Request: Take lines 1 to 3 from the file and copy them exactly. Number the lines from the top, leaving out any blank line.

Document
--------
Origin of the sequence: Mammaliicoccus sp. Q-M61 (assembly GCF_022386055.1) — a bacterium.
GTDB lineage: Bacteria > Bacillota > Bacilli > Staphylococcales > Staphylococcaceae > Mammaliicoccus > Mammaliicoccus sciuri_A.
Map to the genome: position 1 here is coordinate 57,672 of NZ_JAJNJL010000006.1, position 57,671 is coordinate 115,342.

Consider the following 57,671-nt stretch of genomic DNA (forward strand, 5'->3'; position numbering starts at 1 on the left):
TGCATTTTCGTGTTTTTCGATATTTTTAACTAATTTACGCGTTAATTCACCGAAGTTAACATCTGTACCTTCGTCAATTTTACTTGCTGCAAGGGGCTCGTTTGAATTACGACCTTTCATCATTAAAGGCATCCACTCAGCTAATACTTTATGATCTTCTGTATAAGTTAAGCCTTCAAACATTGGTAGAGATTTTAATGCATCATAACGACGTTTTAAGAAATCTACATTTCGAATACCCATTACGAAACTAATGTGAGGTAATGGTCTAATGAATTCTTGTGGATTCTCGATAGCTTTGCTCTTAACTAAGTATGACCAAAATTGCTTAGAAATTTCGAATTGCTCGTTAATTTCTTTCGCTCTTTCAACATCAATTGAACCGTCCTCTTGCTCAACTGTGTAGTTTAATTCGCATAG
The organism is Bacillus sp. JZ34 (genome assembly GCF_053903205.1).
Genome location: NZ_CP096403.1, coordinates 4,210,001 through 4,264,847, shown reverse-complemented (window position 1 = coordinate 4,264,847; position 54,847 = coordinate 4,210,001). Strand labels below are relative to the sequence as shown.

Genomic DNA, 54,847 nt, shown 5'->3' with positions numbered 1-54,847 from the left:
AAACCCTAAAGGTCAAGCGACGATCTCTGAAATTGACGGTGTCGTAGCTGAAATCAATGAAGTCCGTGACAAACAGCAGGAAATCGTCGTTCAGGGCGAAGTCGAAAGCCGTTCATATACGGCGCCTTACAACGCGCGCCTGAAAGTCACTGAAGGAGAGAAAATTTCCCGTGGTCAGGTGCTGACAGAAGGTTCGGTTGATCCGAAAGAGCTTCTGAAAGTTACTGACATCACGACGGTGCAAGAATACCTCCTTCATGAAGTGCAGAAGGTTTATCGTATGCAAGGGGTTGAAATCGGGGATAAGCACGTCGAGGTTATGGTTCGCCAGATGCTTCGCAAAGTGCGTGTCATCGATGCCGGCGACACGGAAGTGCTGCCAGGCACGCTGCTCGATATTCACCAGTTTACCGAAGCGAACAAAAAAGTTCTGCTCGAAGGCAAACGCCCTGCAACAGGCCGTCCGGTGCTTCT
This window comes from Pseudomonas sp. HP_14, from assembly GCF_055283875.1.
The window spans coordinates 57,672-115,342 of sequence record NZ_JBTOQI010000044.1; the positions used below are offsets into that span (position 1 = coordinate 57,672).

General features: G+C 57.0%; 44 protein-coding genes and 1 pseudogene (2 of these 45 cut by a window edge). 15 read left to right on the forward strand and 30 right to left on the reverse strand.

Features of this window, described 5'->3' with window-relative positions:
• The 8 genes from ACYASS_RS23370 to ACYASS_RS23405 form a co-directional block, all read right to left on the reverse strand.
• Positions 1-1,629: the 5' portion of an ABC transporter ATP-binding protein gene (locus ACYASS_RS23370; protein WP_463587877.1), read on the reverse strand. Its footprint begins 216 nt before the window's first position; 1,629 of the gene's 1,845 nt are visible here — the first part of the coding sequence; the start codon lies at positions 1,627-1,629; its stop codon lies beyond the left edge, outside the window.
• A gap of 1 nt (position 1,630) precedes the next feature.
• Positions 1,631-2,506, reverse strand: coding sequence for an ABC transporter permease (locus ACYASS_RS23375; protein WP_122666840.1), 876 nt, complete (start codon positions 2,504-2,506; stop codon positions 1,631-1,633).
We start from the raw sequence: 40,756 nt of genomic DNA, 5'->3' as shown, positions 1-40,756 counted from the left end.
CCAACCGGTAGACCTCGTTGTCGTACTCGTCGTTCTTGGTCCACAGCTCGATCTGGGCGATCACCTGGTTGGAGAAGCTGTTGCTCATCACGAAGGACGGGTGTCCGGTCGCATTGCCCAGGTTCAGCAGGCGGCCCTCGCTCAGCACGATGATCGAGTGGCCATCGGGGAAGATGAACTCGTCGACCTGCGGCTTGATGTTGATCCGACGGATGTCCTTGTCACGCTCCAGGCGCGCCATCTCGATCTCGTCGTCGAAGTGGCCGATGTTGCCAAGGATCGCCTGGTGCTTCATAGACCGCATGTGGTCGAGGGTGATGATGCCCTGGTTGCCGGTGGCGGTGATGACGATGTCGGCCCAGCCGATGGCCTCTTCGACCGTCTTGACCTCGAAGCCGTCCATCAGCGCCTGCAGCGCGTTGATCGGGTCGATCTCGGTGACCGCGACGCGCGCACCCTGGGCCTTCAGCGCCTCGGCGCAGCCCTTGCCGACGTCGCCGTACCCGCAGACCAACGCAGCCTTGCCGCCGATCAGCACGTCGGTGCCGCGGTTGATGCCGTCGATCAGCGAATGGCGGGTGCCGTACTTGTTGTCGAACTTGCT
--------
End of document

Origin of the sequence: Mammaliicoccus sp. Q-M61 (assembly GCF_022386055.1) — a bacterium.
GTDB lineage: Bacteria > Bacillota > Bacilli > Staphylococcales > Staphylococcaceae > Mammaliicoccus > Mammaliicoccus sciuri_A.
Map to the genome: position 1 here is coordinate 57,672 of NZ_JAJNJL010000006.1, position 57,671 is coordinate 115,342.